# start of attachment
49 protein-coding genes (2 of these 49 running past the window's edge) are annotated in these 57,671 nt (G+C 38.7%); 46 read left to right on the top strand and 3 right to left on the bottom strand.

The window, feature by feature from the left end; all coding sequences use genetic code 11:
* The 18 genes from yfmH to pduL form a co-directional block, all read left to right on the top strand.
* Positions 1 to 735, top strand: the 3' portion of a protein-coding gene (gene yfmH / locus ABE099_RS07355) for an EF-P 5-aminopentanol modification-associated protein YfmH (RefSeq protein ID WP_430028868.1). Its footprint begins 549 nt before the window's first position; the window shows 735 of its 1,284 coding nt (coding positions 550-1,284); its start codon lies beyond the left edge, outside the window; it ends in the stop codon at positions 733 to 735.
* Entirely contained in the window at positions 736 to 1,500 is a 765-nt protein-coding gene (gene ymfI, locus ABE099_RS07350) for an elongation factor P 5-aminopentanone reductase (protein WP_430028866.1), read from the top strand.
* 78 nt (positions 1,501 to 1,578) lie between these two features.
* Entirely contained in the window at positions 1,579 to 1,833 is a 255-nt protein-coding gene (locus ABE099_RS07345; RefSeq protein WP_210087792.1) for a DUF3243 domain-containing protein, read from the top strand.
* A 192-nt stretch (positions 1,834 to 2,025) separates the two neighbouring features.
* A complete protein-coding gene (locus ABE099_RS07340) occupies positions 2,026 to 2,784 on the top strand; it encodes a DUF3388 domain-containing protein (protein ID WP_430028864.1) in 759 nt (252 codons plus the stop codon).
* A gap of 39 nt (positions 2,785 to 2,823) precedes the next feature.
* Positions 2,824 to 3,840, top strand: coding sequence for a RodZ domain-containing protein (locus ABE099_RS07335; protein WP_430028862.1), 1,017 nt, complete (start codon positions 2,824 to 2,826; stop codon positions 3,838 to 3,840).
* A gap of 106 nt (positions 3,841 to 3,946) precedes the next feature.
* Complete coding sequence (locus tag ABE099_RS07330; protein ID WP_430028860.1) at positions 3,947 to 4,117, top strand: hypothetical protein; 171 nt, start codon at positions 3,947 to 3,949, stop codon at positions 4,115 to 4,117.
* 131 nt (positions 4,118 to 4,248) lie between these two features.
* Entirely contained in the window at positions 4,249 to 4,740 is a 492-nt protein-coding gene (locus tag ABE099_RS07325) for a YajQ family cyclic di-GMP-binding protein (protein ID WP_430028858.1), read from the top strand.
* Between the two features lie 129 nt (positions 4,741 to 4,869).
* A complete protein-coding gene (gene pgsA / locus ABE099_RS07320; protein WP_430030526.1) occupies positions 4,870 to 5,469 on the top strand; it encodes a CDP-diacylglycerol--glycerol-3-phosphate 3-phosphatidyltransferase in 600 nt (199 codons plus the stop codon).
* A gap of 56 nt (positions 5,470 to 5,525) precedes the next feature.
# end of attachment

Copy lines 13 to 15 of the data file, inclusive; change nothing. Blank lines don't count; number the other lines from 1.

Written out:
* Complete coding sequence (locus tag ABE099_RS07330; protein ID WP_430028860.1) at positions 3,947 to 4,117, top strand: hypothetical protein; 171 nt, start codon at positions 3,947 to 3,949, stop codon at positions 4,115 to 4,117.
* 131 nt (positions 4,118 to 4,248) lie between these two features.
* Entirely contained in the window at positions 4,249 to 4,740 is a 492-nt protein-coding gene (locus tag ABE099_RS07325) for a YajQ family cyclic di-GMP-binding protein (protein ID WP_430028858.1), read from the top strand.